The celebration will culminate with the ITC’s 40th Anniversary Journey to Berlin and Israel from Nov. 1-13.
An exhibition will be 3 p.m. Feb. 28 in Coconut Grove.
A diverse team of Israeli players and coaches representing various Israel Tennis Centers will be flying to the United States to share their personal stories about what the ITC has meant to them, their families and the communities in which they live.
This is especially timely right now as part of Israel continues to be terrorized by attacks on its citizens. The ITC represents a safe and nurturing environment in which these children can learn vital life values while sharpening their tennis skills.
The focus of the ITC is on changing children’s lives every day so they can become better human beings. Through its social impact programs, a wide range of children are served, including youth at risk, immigrants from Ethiopian and Russia and children with special needs, from autism and ADHD to Down Syndrome as well as those with developmental and physical disabilities. The ITC also recognizes the ability of tennis to bring together children from different religions as seen in its highly successful Coexistence Program.
The Israeli players include Daniella, a 12-year-old Ukrainian immigrant who came to Israel last year with her father to escape persecution. The ITC has become a ‘second home’, helping her become acclimated to Israeli society. Joining Daniella will be a 10-year-old Arab Israeli boy from Jerusalem whose life is an inspiration to everyone he meets. Also marking this very special exhibition series will be an appearance in several cities by legendary Israel Davis Cup team member and former Grand Slam winner Andy Ram.
The ninth annual Miracle Games 3 on 3 Basketball Tournament is 10:30 a.m. Saturday, Feb. 27 at the Miami Palmetto Senior High School Gym, 7460 SW 188th St., Pinecrest, 33156..
A tournament for high school student aged teens, the event is open to individuals, pairs or teams of three. Individuals and pairs will be placed onto three player teams prior to the start of the event. Admission $15 per player.
Proceeds got to the Miami Transplant Institute, affiliated with the Miller School of Medicine at the University of Miami in Coral Gables.
The Miracle Games debuted nine years ago by high school students who saw the need to raise awareness on the importance of organ donation. Since then, more than $30,000 has been raised in support of the Transplant community. The MTI is strongly committed to advancing the understanding and effective treatment of transplant related issues.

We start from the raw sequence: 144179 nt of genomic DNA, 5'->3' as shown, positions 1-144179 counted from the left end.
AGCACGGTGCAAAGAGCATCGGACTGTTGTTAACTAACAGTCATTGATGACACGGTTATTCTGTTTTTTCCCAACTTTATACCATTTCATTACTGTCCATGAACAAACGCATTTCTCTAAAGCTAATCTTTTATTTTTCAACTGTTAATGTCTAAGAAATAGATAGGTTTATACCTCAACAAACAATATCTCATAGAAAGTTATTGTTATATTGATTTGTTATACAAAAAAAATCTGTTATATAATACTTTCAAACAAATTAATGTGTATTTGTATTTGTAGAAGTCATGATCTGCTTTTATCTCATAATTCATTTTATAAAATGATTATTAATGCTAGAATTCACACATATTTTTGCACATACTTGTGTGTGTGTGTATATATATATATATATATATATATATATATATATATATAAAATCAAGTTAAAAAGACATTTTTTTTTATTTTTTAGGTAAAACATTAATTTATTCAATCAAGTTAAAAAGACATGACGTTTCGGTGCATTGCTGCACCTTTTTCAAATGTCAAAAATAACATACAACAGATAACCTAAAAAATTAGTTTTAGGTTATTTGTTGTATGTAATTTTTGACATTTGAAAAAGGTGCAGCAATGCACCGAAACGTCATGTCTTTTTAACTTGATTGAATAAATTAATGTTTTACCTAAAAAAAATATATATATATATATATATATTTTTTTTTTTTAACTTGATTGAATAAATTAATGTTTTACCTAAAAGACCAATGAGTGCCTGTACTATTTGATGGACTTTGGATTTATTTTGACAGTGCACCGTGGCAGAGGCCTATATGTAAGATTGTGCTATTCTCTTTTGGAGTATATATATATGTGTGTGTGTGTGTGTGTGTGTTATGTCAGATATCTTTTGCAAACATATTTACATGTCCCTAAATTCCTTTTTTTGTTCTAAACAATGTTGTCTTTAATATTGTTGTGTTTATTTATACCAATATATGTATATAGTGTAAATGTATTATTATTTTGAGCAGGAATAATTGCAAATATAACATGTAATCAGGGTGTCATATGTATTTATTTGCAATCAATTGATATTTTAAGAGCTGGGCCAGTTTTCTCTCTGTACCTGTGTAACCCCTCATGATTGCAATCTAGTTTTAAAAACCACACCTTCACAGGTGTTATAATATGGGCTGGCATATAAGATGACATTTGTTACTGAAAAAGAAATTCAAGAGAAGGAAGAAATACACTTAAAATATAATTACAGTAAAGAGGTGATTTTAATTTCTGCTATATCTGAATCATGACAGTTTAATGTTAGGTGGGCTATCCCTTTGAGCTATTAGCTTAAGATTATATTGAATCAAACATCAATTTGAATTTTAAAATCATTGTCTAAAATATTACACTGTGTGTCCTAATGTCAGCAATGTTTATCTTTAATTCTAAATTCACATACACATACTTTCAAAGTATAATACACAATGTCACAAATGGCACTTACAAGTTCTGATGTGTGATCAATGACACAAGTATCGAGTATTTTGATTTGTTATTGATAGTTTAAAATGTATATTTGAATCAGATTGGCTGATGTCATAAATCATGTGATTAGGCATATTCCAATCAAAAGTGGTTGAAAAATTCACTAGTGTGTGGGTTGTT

Community service hour provided to players and volunteers.
For information email firstname.lastname@example.org or contact Matthew Hellinger 305-322-9282 or Jonathan Roth 305-951-1919.
The Warrior Basketball Pre-Travel Team Program in Miami is intense training for boys and girls, age 8-15, to prepare athletes for a travel team level.
The athletes will train two times a week in a two-hour practice. To gain experience, scrimmages will be set up, and tournament like situations will slowly be introduced to the team.
Practice days are Wednesdays, Fridays and/or Sundays. Kids will receive a Warrior basketball jersey and shorts.
Miami-Dade County Fair sports
The Miami-Dade County Youth Fair and Exposition has released the schedule for its 2016 winter-spring middle school sports invitational meets.
The middle school golf and tennis invitational meets will occur at various locations throughout Miami-Dade County in April.
Students competing in the tournaments must be officially enrolled in the school they are representing. If a school is not represented at a Youth Fair sports activity, parents may enter their children with written approval from the school principal.
Golf - Briar Bay Golf Course: Wednesday, April 6 at 10 a.m.
Tennis - Tropical Tennis Center: Saturday, April 9 at 8:30 a.m.
or call 305-223-7060.
Miami-Dade Fair sports
The Miami-Dade County Youth Fair and Exposition has released the schedule for its 2016 winter-spring middle school sports invitational meets.
The middle school golf and tennis tournaments are in April. All events will occur at various locations throughout Miami-Dade County.
The Middle School Golf Invitational is 10 a.m. Wednesday, April 6 at the Briar Bay Golf Course, 9373 SW 134th St., in Miami. The nine-hole tournament will accept a four-player team or a maximum of four individuals.
Matches for the 2016 tennis invitational begin at 8:30 a.m. Saturday, April 9 at the Tropical Tennis Center, 7900 SW 40 St., in Miami. Team entries must include one boys’ team and one girls’ team for singles competition, one co-ed doubles team, one girls’ doubles team and one boys’ doubles team. Individual competitors are permitted to enter in one event only.
Students competing in the Miami-Dade County Youth Fair and Exposition sports program must be officially enrolled in the school they are representing. If a school is not represented at a Youth Fair sports activity, parents may enter their children with written approval from the school principal.
Participants must complete a school certified field trip form and be accompanied by a school coach or a school approved chaperone. All Miami-Dade County Youth Fair activities within the department of athletics will be held in accordance with the official rules of the National Federation of State High School Association, Florida High School Activities Association and G.M.A.C. All events are open to students in grades 6-8. Middle school students who participate on high school teams are not allowed to participate in these events.